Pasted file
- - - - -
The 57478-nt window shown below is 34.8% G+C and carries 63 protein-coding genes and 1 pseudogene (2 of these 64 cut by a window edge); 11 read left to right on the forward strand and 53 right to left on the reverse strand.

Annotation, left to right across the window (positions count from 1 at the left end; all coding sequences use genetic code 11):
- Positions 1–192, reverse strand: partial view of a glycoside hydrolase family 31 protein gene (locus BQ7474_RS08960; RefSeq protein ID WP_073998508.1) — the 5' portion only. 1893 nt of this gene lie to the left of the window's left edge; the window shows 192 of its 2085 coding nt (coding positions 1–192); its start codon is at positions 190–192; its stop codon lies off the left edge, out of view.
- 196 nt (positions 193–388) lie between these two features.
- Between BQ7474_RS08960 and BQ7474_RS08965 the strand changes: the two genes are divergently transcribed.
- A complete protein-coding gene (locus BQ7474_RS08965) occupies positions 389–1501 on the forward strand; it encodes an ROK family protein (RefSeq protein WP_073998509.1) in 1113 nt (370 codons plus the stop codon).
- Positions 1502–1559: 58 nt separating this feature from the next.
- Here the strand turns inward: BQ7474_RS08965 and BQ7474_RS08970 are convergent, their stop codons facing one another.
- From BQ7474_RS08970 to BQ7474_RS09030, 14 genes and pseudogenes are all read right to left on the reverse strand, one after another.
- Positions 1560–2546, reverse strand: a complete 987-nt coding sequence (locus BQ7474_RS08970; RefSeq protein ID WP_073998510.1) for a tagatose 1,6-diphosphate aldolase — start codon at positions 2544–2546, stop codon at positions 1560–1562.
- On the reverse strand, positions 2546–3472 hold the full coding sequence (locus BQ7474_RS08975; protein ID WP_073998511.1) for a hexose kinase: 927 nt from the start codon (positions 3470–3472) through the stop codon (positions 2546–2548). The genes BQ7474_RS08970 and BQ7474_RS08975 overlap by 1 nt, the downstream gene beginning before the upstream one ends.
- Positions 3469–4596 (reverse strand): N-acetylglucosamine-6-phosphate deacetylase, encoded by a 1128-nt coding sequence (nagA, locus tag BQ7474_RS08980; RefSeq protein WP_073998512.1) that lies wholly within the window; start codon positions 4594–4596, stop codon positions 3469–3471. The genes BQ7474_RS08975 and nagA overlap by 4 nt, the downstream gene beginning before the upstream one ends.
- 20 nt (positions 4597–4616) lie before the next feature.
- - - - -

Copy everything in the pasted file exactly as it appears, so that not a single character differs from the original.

The 57478-nt window shown below is 34.8% G+C and carries 63 protein-coding genes and 1 pseudogene (2 of these 64 cut by a window edge); 11 read left to right on the forward strand and 53 right to left on the reverse strand.

Annotation, left to right across the window (positions count from 1 at the left end; all coding sequences use genetic code 11):
- Positions 1–192, reverse strand: partial view of a glycoside hydrolase family 31 protein gene (locus BQ7474_RS08960; RefSeq protein ID WP_073998508.1) — the 5' portion only. 1893 nt of this gene lie to the left of the window's left edge; the window shows 192 of its 2085 coding nt (coding positions 1–192); its start codon is at positions 190–192; its stop codon lies off the left edge, out of view.
- 196 nt (positions 193–388) lie between these two features.
- Between BQ7474_RS08960 and BQ7474_RS08965 the strand changes: the two genes are divergently transcribed.
- A complete protein-coding gene (locus BQ7474_RS08965) occupies positions 389–1501 on the forward strand; it encodes an ROK family protein (RefSeq protein WP_073998509.1) in 1113 nt (370 codons plus the stop codon).
- Positions 1502–1559: 58 nt separating this feature from the next.
- Here the strand turns inward: BQ7474_RS08965 and BQ7474_RS08970 are convergent, their stop codons facing one another.
- From BQ7474_RS08970 to BQ7474_RS09030, 14 genes and pseudogenes are all read right to left on the reverse strand, one after another.
- Positions 1560–2546, reverse strand: a complete 987-nt coding sequence (locus BQ7474_RS08970; RefSeq protein ID WP_073998510.1) for a tagatose 1,6-diphosphate aldolase — start codon at positions 2544–2546, stop codon at positions 1560–1562.
- On the reverse strand, positions 2546–3472 hold the full coding sequence (locus BQ7474_RS08975; protein ID WP_073998511.1) for a hexose kinase: 927 nt from the start codon (positions 3470–3472) through the stop codon (positions 2546–2548). The genes BQ7474_RS08970 and BQ7474_RS08975 overlap by 1 nt, the downstream gene beginning before the upstream one ends.
- Positions 3469–4596 (reverse strand): N-acetylglucosamine-6-phosphate deacetylase, encoded by a 1128-nt coding sequence (nagA, locus tag BQ7474_RS08980; RefSeq protein WP_073998512.1) that lies wholly within the window; start codon positions 4594–4596, stop codon positions 3469–3471. The genes BQ7474_RS08975 and nagA overlap by 4 nt, the downstream gene beginning before the upstream one ends.
- 20 nt (positions 4597–4616) lie before the next feature.